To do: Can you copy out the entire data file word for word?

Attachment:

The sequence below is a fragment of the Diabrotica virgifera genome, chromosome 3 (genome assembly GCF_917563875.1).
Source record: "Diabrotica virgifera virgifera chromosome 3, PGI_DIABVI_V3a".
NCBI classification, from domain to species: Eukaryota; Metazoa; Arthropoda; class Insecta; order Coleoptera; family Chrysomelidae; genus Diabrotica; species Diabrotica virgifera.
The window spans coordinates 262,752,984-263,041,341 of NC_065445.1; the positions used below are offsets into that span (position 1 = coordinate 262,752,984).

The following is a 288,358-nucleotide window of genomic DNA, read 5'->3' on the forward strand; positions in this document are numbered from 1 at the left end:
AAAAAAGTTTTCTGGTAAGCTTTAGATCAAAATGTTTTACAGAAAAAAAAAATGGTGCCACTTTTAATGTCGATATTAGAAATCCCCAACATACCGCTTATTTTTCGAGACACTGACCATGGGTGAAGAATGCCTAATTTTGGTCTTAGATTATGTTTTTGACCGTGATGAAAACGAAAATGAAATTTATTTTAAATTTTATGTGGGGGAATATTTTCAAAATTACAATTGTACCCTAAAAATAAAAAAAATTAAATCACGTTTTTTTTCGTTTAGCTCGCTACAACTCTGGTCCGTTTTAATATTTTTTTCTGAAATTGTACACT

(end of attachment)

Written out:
The sequence below is a fragment of the Diabrotica virgifera genome, chromosome 3 (genome assembly GCF_917563875.1).
Source record: "Diabrotica virgifera virgifera chromosome 3, PGI_DIABVI_V3a".
NCBI classification, from domain to species: Eukaryota; Metazoa; Arthropoda; class Insecta; order Coleoptera; family Chrysomelidae; genus Diabrotica; species Diabrotica virgifera.
The window spans coordinates 262,752,984-263,041,341 of NC_065445.1; the positions used below are offsets into that span (position 1 = coordinate 262,752,984).

The following is a 288,358-nucleotide window of genomic DNA, read 5'->3' on the forward strand; positions in this document are numbered from 1 at the left end:
AAAAAAGTTTTCTGGTAAGCTTTAGATCAAAATGTTTTACAGAAAAAAAAAATGGTGCCACTTTTAATGTCGATATTAGAAATCCCCAACATACCGCTTATTTTTCGAGACACTGACCATGGGTGAAGAATGCCTAATTTTGGTCTTAGATTATGTTTTTGACCGTGATGAAAACGAAAATGAAATTTATTTTAAATTTTATGTGGGGGAATATTTTCAAAATTACAATTGTACCCTAAAAATAAAAAAAATTAAATCACGTTTTTTTTCGTTTAGCTCGCTACAACTCTGGTCCGTTTTAATATTTTTTTCTGAAATTGTACACT